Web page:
Bonstelle Theatre presents the Michigan premiere of MacArthur Fellow Tarell Alvin McCraney's "In the Red and Brown Water"
January 23, 2014
|Kadijah Perkins as "Oya"|
The Bonstelle Theatre breaks through the misery of one of Detroit's coldest winters with the Michigan premiere of a stellar addition to the canon of African American theatre, In the Red and Brown Water. Performances run February 7-16, 2014.
In the Red and Brown Water is one of three plays comprising the Brother/Sister Plays written by 2013 MacArthur Fellow Tarell Alvin McCarney, an alumnus of the Yale School of Drama, Britain's National Theatre and a current member of the Steppenwolf Theatre Ensemble.
McCarney blends West African Yoruban mythology and the African American experience to tell a poetic story of love and choice through the eyes of a teenage girl coming of age in the chaotic yet vibrant Louisiana projects. Oya -- whose name means "the goddess of wind, lightning, fire, fertility and magic" -- finds herself forced into a heart-wrenching decision: to stay with her terminally-ill mother or chase her dream of becoming a college track star.
Director Aku Kadogo is no stranger to Detroit audiences, having performed extensively throughout the region for many years. A former Wayne State University faculty member, she has also taught at Yongin University in South Korea and NAISDA Dance College in Australia.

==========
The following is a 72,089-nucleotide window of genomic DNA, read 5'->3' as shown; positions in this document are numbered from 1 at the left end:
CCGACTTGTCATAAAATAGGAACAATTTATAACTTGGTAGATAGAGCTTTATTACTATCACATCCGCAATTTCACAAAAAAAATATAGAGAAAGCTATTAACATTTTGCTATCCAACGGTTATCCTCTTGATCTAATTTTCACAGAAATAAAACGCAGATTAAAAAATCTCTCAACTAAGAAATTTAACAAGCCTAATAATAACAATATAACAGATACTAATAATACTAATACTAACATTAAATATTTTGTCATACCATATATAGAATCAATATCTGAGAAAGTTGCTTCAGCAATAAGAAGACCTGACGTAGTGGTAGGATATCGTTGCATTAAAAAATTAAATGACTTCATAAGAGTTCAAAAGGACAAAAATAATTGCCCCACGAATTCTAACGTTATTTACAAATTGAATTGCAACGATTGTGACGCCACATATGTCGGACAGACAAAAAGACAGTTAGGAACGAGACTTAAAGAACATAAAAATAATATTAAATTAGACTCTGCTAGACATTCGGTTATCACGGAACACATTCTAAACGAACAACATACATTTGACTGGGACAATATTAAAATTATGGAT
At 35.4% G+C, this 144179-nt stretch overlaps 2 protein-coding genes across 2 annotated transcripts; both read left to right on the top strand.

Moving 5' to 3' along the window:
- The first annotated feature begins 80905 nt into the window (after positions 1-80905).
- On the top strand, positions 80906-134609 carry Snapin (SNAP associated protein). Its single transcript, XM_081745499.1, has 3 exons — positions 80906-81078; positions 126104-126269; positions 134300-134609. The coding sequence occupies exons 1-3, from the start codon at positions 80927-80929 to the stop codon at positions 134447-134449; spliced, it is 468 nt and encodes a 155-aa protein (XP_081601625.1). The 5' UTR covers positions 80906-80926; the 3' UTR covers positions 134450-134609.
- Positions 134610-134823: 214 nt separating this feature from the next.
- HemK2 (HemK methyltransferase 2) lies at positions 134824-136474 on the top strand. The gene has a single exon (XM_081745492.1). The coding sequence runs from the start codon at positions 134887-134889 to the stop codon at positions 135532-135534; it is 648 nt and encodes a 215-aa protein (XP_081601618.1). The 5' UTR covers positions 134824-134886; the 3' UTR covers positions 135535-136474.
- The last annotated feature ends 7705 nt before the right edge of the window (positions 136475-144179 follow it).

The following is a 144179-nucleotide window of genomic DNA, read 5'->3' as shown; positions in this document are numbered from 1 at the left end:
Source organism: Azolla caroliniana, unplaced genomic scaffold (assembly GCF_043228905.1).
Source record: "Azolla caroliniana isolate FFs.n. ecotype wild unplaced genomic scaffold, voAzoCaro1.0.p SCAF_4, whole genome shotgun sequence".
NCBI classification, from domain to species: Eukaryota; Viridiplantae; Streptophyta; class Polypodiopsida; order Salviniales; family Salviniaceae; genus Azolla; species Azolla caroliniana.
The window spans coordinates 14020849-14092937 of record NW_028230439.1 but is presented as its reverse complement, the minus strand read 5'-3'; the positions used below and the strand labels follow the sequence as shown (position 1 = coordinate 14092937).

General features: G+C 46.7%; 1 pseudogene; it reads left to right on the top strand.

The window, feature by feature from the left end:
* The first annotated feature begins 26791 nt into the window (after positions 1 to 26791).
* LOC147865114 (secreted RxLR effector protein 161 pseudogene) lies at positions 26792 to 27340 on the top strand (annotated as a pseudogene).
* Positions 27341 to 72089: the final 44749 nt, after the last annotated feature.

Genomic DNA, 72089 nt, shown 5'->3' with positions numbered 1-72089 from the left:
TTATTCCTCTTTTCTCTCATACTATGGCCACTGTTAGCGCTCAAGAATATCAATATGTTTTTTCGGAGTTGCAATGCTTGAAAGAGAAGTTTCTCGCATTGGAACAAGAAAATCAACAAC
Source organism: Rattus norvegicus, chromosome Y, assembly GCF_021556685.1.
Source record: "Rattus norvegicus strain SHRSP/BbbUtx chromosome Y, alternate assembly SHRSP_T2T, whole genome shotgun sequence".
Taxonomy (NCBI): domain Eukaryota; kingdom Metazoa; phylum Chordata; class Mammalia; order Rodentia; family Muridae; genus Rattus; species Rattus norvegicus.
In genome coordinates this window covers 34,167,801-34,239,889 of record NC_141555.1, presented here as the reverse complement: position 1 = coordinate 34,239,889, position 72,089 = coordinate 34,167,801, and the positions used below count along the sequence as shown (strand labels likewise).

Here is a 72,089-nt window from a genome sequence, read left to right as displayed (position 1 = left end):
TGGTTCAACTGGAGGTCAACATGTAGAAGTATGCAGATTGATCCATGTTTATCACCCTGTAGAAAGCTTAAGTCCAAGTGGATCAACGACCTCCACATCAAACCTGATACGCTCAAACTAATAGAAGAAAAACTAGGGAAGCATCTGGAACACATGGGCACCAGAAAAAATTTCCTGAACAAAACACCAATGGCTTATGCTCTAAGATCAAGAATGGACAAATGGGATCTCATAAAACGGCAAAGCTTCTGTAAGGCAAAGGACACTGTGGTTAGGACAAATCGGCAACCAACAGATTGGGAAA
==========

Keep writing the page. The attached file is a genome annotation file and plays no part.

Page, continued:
Kadago describes McCarney as a poetic genius in his use of "orishas" -- spirits or deities that reflect one of the manifestations of God in the Yoruba religion. Kadogo's approach to the production is influenced by the playwright's use of orishas as elements of nature today. "McCarney uses orishas as a metaphor," Kadago says. "For example, Shango and Oya are thunder and wind. When McCraney places them in New Orleans, they cannot fail to be associated with Hurricane Katrina."
Don't miss this groundbreaking experience at the Bonstelle Theatre.
Contact: Rasheda Williams